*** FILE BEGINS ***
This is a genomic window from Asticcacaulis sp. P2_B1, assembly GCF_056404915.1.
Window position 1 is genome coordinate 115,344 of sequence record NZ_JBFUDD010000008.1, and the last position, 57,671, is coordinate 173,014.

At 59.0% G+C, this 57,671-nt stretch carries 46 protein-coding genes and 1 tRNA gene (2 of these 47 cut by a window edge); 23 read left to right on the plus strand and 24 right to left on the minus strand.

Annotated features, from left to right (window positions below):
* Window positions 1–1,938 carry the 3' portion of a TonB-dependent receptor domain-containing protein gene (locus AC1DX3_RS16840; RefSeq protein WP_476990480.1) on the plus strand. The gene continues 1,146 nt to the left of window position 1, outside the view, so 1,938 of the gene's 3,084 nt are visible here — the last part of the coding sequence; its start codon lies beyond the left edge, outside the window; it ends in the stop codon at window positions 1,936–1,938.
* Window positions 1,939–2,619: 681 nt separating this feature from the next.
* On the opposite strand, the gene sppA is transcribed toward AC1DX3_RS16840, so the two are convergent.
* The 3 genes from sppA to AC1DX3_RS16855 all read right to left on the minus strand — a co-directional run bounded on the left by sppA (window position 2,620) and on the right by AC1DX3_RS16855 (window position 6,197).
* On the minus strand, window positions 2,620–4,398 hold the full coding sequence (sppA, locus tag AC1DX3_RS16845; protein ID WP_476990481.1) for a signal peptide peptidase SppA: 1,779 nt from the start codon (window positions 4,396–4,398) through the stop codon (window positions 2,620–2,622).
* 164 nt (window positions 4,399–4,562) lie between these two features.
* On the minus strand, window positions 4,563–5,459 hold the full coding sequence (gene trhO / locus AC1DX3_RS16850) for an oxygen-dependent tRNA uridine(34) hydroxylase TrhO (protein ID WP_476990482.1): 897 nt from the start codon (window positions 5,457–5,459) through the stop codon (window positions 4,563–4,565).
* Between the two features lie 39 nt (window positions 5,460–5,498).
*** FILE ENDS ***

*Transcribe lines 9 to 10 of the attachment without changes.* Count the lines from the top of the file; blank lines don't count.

* On the minus strand, window positions 2,620–4,398 hold the full coding sequence (sppA, locus tag AC1DX3_RS16845; protein ID WP_476990481.1) for a signal peptide peptidase SppA: 1,779 nt from the start codon (window positions 4,396–4,398) through the stop codon (window positions 2,620–2,622).
* 164 nt (window positions 4,399–4,562) lie between these two features.